from How Many Names

September 24, 2020 in French, Poetry

Original by Henri Meschonnic
Translated, from the French, by Don Boes and Gabriella Bedetti

from Combien de noms (How Many Names)
Improviste, 1999

 

between each word a desert
inside the words the
desert
and with each letter I
am grateful
to the silence
for what it has allowed me to
shout

entre chaque mot un désert
à l’intérieur des mots le
désert
et à chaque lettre je
suis reconnaissant
au silence
pour ce qu’il m’a permis de
crier

* * *

we lacked words
we became like a book
with nothing but margins
the words were inside
like a memory
safe from oblivion
listening to what’s coming
to remake our language
with no words
at the bottom of time on the brink of
speech

nous avons manqué de mots
nous devenions comme un livre
qui n’aurait plus que des marges
les mots rentraient au-dedans
comme une mémoire qui se met
à l’abri à l’oubli à
l’écoute de ce qui vient
pour se refaire un langage
avec une absence de mots
au fond du temps au bord de
dire

* * *

words have no Sundays
as the year has no door
the set table is within us
the chair that remains empty
creates the prophecy of the day
where each day is a letter
and the completed word is us

les mots n’ont pas de dimanches
comme l’année n’a pas de porte
la table mise est en nous
le siege qui reste vide
fait la prophétie du jour
dont chaque jour est une lettre
et le mot complet c’est nous

Henri Meschonnic (1932-2009) is a key figure of French “new poetics.” A core figure of the French literary scene of the last half-century, Meschonnic is known worldwide for his translations from the Old Testament and Critique du rhythme. During his long career, Meschonnic generated controversy in the literary community. As a poet and as a translator of the Hebrew verse of the Bible, he contends that rhythm rules over meaning, flowing from the bottom up. For him, the revolution in the idea of language is the basis of a continuing change, not only in the poem but also in the idea of history and social life itself. His poetry has received prestigious awards, including the Max Jacob International Poetry Prize, the Mallarmé Prize, the Jean Arp Francophone Literature Prize, and the Guillevic-Ville de Saint-Malo Grand Prize for Poetry. His poems appear in more than a dozen languages. However, even now, almost no Meschonnic poems have been translated into English. Selected from his nineteen poetry books, the accompanying works only suggest the richness, range, and intensity of his poetic output.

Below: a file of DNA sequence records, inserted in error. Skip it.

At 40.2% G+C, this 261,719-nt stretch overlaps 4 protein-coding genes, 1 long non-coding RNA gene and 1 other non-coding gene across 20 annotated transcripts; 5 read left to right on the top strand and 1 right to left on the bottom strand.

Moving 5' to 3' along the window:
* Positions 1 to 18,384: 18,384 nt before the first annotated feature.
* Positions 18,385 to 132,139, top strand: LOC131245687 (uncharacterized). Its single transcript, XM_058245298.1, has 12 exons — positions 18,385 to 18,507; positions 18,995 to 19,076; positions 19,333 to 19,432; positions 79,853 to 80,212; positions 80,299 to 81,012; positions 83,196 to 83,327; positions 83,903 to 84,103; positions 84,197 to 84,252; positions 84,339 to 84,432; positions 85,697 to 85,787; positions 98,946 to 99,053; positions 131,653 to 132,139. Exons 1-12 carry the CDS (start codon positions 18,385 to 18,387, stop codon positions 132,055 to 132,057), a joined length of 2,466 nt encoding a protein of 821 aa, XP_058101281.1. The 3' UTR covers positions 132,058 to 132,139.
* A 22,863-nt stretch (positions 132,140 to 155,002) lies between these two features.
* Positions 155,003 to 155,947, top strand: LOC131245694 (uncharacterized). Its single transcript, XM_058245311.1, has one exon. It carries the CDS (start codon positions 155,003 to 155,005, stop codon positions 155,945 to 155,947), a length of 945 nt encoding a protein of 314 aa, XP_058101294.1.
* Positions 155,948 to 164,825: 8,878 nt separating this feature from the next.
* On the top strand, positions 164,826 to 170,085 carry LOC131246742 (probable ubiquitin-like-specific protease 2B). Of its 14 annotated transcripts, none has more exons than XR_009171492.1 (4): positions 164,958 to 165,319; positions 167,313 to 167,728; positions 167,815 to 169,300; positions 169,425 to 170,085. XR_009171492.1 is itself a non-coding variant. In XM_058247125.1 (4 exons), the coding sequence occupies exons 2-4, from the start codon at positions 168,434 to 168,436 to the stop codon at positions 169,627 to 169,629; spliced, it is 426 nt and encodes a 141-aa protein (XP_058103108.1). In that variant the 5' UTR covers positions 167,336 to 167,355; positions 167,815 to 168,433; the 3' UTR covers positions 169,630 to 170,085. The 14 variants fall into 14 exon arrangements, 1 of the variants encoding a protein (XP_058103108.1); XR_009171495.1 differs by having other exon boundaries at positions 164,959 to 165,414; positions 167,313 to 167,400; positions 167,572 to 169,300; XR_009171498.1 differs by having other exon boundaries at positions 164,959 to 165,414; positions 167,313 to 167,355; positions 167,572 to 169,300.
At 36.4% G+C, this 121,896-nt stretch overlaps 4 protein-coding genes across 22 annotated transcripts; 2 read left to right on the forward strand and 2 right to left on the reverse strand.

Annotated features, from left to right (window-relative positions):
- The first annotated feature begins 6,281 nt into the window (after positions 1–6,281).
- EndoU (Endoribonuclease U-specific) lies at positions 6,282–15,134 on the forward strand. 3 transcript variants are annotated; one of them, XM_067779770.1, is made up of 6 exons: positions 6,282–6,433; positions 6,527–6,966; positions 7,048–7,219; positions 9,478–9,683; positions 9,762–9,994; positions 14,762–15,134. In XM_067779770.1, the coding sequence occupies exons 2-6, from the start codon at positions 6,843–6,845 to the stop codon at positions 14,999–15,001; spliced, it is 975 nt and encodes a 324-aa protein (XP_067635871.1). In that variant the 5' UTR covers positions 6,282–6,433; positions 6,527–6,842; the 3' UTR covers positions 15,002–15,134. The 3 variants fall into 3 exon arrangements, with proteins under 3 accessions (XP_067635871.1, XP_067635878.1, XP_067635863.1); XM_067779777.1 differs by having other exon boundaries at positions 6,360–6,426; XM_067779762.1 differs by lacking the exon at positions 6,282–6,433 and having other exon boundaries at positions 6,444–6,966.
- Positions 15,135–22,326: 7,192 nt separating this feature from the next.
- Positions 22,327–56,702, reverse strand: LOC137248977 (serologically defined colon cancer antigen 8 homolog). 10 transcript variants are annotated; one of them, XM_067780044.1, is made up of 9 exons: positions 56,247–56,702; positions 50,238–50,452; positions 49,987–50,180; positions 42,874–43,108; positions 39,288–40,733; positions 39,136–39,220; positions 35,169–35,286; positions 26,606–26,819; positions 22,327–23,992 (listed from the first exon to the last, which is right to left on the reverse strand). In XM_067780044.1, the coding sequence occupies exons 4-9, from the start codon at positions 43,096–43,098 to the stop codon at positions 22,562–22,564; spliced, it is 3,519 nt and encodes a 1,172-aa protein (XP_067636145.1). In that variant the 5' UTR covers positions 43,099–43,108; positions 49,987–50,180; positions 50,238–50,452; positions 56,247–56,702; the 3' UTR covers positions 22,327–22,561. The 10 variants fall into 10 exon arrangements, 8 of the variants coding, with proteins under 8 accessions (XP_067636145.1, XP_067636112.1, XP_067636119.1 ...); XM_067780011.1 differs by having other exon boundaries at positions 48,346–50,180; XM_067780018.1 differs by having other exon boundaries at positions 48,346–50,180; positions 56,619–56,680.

Don Boes is the author of Good Luck With That, Railroad Crossing, and The Eighth Continent, selected by A. R. Ammons for the Samuel French Morse Poetry Prize. His poems have appeared in Louisville Review, Painted Bride Quarterly, Prairie Schooner, Cutbank, Zone 3, Southern Indiana Review, and Cincinnati Review.

Gabriella Bedetti’s translations of Meschonnic’s essays have appeared in New Literary History and Critical Inquiry, and she had an interview published in Diacritics, in addition to an article in New Literary History. Meschonnic was a guest of the MLA at her roundtable with Ralph Cohen and Susan Stewart. She studied translation at the University of Iowa and the Sewanee Writers’ Conference.

“The Condition of the Verses”

September 24, 2020 in Poetry, Portuguese

Original by Maria Teresa Horta
Translated, from the Portuguese, by Edite Cunhā and M.B. McLatchey

 

I am of the condition of the verses
with eagerness rescued

I have a pact with the angels
I recognize the trace of light
I want the rigor of words

I sing the flame of poetry
in the most bitter extravagance

I write the excess
with the pain of the blaze
in the desire to be the splendor

And if in each poem
I invent flight
with my poetic voice

I choose lava

“Da condição dos versos”

Sou da condição
dos versos
com avidez resgatada

Tenho um trato com os anjos
conheço o traço da luz
quero o rigor das palavras

Canto a chama
da poesia
na desmesura mais amarga

Escrevo o excesso
com a pena do fulgor
no desejo de ser o esplendor

E se em cada poema
invento o voo
com a minha voz poética

eu escolho a lava